The lighthouses of Eddystone have been guiding mariners since 1698. Since that time significant pioneering developments have been made to their design.
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The Eddystone Lighthouses
From the top of Smeaton’s Tower on Plymouth Hoe, beyond the impressive Plymouth Breakwater, a small mark on the horizon 12 miles away indicates the current operational Eddystone Lighthouse.
These two towers represent an engineering timeline between 1759 to the present, but the story of the Eddystone Lighthouses and the men who built them goes back much further.
In fact, the current lighthouse standing on the reef is the fourth of the Eddystone Lighthouses. The stump of the third lighthouse remains on the reef in its original location. The rest of the tower stands proudly on Plymouth Hoe.
Eddystone Lighthouse has always held a fascination for me. On a sailing trip with friends, we headed back at night from Falmouth to Plymouth under the most incredible starry sky, with phosphorescence sparkling in the water below.
For a great deal of time, the reassuring beam of Eddystone Lighthouse both welcomed and warned us on our homeward course. Even with GPS on board, it was reassuring to have that guiding light telling us where we were.
We will find out why there have been four lighthouses built on this reef. We discover the men who built them and overcame the difficulties of building a lighthouse on a wave-washed rock that is submerged twice a day by tides and hammered continuously by the waves.
The Eddystone reef is approximately 12 miles south of Plymouth. At high water, it is entirely underwater. Its location also means that it is a significant shipping hazard. The number of shipwrecks found around this area confirms this.
The location, geology and the fact that it is submerged at every tide also meant that it would be challenging to build a lighthouse on the rock. But action had to be taken, and it took the loss of two of the first builder’s own vessels to finally get something done.
The Lighthouses of Eddystone
Eddystone Lighthouse #1 – 1698
The first Eddystone Lighthouse was an ornate construction, built by Henry Winstanley. Winstanley was a painter and engineer, who lost two of his own ships on the reef.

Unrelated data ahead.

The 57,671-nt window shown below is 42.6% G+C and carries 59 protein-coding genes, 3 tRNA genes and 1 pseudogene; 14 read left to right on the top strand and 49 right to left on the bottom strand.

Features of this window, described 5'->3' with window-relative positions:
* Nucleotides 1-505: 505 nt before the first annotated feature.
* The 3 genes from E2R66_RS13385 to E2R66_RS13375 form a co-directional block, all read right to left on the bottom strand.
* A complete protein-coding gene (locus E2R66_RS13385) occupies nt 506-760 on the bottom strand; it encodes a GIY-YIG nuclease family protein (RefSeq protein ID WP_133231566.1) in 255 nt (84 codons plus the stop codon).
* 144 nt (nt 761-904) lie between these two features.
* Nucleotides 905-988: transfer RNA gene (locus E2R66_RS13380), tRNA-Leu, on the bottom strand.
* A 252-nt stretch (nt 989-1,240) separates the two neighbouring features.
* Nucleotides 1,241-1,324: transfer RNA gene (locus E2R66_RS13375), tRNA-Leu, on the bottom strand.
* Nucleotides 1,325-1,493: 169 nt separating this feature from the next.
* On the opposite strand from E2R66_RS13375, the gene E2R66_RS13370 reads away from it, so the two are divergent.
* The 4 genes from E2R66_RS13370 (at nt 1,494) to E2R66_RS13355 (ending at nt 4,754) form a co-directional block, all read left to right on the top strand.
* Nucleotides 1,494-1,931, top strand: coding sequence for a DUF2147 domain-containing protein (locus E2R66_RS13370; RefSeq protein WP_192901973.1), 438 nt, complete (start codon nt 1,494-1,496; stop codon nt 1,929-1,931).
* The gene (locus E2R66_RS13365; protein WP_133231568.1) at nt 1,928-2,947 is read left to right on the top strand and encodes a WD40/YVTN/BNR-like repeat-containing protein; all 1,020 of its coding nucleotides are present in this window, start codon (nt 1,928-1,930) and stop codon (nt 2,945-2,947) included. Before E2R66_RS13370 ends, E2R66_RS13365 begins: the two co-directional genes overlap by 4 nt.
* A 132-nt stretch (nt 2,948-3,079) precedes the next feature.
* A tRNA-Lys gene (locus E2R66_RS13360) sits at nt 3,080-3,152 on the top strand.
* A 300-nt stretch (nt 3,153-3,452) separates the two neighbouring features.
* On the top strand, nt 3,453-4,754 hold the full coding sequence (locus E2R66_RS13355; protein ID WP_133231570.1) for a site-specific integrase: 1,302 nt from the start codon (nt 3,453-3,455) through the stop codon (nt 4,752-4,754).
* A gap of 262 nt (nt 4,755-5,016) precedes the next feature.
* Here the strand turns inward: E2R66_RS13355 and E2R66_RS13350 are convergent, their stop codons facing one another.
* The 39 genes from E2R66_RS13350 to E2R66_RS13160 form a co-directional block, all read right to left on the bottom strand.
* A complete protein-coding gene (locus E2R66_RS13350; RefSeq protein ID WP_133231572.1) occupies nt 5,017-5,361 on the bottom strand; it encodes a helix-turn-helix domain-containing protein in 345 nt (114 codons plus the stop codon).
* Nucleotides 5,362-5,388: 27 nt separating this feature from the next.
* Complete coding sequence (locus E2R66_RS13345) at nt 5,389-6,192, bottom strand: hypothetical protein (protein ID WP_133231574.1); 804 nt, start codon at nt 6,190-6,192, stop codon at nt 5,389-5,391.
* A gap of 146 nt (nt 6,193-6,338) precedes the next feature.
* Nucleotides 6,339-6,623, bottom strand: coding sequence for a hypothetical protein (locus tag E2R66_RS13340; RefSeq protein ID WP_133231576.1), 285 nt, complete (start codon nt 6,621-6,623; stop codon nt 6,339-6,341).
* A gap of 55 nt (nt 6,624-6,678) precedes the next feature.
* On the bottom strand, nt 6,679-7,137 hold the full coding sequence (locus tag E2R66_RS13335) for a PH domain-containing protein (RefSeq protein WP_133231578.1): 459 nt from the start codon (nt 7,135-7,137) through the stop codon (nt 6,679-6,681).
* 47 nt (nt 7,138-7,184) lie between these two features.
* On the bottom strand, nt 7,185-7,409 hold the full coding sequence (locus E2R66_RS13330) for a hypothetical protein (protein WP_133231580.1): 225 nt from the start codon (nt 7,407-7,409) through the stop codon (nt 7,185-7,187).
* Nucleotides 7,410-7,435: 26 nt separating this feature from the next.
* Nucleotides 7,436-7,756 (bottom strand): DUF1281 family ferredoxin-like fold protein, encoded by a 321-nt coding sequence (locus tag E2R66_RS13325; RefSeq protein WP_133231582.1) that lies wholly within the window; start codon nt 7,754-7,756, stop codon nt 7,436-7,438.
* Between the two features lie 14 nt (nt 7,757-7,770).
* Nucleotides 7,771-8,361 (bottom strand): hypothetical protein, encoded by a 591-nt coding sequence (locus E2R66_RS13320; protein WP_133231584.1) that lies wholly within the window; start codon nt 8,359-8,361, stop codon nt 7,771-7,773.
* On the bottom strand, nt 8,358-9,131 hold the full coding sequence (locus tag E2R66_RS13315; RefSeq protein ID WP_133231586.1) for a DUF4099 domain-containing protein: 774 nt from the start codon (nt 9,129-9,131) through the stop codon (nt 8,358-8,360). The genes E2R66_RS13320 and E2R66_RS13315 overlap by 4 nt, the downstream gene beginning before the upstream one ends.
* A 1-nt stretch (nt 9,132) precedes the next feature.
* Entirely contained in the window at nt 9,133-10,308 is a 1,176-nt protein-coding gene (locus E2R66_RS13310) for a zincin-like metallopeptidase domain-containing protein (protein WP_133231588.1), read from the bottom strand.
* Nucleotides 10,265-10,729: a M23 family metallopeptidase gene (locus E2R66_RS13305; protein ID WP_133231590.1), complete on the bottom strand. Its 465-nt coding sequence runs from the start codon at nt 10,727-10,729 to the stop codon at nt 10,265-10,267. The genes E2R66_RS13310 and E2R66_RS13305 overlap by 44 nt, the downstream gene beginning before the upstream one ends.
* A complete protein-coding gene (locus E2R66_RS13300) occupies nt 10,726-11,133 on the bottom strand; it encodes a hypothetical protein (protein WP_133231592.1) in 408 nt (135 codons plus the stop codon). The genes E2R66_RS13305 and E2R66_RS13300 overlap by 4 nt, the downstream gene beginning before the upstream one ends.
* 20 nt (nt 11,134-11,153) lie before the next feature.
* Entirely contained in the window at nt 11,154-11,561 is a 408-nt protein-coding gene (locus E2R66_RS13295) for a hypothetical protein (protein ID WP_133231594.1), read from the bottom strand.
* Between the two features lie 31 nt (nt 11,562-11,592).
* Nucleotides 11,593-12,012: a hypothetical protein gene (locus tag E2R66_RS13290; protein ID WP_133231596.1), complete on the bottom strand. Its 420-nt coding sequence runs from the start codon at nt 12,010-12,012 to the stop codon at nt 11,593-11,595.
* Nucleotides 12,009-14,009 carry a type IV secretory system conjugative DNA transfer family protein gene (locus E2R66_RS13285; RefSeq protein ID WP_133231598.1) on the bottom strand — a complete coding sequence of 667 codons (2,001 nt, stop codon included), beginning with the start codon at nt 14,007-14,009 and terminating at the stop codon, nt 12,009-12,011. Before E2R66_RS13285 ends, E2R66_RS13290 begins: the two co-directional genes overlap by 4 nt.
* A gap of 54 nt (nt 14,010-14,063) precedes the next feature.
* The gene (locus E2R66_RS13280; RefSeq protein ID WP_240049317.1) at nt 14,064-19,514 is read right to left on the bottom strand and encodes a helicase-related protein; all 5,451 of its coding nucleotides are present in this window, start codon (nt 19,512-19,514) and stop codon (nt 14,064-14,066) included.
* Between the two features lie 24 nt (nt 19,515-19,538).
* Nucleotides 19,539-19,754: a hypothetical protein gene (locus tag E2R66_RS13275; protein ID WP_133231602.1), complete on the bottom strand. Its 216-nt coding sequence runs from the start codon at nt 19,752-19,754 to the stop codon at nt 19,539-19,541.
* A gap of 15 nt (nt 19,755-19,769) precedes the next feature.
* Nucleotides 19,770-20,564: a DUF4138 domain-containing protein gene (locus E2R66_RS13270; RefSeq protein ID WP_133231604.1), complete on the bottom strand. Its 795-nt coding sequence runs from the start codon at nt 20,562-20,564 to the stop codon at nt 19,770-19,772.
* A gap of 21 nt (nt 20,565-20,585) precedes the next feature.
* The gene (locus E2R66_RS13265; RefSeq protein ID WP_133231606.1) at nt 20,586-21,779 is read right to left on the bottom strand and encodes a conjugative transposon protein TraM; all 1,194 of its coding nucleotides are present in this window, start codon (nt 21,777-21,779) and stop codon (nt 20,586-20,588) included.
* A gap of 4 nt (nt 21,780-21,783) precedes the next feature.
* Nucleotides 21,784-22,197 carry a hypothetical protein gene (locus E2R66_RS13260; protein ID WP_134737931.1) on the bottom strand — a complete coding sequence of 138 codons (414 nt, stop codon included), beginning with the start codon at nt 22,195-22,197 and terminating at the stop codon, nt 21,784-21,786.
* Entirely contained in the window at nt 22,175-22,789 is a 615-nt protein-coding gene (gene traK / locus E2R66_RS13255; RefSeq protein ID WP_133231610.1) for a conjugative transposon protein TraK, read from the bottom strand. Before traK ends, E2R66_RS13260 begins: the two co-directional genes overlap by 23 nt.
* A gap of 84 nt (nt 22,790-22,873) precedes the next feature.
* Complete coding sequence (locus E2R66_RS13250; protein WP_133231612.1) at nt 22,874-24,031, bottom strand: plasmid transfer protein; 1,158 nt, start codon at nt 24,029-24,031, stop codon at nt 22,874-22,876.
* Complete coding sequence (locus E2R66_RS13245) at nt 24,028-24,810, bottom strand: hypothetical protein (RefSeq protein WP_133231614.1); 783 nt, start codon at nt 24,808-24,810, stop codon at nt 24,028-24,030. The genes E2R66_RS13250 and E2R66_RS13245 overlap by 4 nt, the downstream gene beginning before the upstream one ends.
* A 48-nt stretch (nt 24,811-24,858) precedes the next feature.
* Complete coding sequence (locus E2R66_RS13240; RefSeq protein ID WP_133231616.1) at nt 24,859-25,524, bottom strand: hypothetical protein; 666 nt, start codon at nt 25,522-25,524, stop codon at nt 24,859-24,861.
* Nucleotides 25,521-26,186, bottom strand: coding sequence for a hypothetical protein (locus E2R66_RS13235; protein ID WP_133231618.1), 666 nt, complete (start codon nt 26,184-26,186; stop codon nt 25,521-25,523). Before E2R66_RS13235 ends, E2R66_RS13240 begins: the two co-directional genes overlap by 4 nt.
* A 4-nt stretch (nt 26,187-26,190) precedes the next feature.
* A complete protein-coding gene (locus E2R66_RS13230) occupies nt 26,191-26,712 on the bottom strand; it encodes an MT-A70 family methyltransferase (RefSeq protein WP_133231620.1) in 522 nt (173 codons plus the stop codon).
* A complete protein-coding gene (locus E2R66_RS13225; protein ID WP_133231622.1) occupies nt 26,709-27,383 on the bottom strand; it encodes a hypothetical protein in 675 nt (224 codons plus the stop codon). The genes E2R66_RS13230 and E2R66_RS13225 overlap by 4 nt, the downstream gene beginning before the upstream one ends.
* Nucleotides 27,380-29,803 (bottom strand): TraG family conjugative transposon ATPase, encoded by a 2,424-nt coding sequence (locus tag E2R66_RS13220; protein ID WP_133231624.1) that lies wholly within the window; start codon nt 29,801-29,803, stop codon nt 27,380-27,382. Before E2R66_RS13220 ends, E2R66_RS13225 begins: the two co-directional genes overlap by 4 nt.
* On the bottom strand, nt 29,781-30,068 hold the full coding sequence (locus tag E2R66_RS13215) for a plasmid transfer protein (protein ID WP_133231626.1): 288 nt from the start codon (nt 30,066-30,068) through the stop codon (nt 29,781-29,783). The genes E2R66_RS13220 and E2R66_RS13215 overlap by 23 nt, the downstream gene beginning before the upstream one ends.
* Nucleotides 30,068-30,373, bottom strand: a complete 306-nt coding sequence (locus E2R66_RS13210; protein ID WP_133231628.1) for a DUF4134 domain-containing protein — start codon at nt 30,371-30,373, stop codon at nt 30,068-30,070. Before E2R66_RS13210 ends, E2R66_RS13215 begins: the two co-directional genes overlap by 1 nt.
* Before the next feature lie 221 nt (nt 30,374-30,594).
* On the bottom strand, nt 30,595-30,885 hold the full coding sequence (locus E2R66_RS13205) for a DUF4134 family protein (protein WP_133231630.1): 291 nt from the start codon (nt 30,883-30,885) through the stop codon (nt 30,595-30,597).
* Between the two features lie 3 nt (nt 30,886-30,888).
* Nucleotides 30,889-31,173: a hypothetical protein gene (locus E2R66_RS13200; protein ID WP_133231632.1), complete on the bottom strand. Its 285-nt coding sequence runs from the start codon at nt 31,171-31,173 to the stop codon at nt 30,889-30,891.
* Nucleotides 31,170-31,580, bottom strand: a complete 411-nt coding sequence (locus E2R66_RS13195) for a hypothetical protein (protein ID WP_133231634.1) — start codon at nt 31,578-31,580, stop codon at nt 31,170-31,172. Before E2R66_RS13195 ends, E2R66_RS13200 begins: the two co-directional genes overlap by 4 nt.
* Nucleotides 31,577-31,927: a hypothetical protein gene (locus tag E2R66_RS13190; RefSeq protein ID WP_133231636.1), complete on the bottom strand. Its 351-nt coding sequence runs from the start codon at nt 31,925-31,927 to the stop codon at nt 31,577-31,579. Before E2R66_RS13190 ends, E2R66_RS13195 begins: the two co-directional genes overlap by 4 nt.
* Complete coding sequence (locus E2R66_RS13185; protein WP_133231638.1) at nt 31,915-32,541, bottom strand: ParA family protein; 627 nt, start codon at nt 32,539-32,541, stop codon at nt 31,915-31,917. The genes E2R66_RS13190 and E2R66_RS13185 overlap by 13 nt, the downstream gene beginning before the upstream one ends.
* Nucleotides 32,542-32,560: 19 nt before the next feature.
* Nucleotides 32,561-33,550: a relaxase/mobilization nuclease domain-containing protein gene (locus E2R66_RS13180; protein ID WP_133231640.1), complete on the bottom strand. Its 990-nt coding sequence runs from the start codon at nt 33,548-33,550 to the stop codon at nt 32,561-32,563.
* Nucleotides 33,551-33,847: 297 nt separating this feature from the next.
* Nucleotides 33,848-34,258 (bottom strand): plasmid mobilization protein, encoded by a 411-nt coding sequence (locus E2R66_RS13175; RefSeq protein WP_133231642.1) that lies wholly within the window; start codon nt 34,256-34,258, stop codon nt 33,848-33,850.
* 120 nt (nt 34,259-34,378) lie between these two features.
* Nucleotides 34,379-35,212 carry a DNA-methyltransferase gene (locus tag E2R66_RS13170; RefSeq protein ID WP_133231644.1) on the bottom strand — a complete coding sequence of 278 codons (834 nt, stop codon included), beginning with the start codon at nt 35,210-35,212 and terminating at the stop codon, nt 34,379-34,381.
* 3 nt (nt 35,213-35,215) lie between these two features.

Born in Saffron Walden, Essex in 1644, Henry Winstanley became well known for inventing elaborate mechanical and hydraulic instruments. He displayed many of these in his “Essex House of Wonders” at Littlebury.
Winstanley invested some of his profits into a fleet of five ships. However, two of his ships were wrecked on the Eddystone reef. He demanded to know why the rock had not been lit and was informed that it was too dangerous. So he decided he would build a lighthouse himself, with support and resources from the Admiralty.
Construction of Winstanley’s Eddystone Lighthouse
Construction began in 1696, and during the building of the tower, a French privateer captured Winstanley. He was later released when Louis XIV learned of the important work he was carrying out. “France is at war with England, and not with humanity”, he declared.
In typical Winstanley style, the lighthouse was a very ornate structure. It was anchored into the rock using twelve iron stanchions.
The elaborate lighthouse was first lit on 14th November 1698. The tower survived the first winter but was soon in need of repair. The lighthouse was often entirely obscured by waves washing over it.
The following year the octagonal tower was enlarged to a 12 sided structure and became even more ornate.
The Great Storm
Winstanley vowed to be in the lighthouse during the worst storm there ever was. On 27th November 1703, he got his wish. The Great Storm is still regarded as one of the worst to have hit the south-west coast of England.
The next morning, there was no sign of the lighthouse. Sadly, neither Winstanley nor his lighthouse or its keepers survived the ordeal.
Despite the men and lighthouse’s loss, no other ships had been wrecked during the lighthouse’s short operation, proving great testament to Winstanley’s tenacity.
Eddystone Lighthouse #2 – 1708
Following the destruction of Winstanley’s lighthouse, Captain John Lovett was permitted to charge shipping tolls, and John Rudyerd was commissioned to erect a new lighthouse.
Like Winstanley, John Rudyerd was not a professional engineer. Born in Leek, Staffordshire, Rudyerd was a silk merchant and property developer. Although generally referred to as Rudyerd, his family name is actually Rudyard.
Rudyerd’s Eddystone Lighthouse
Rudyerd’s tower used wooden planks, tapered vertically around a brick and concrete base. It was first lit on 28th July 1708, displaying 24 candles. Completion of the tower occurred the following year.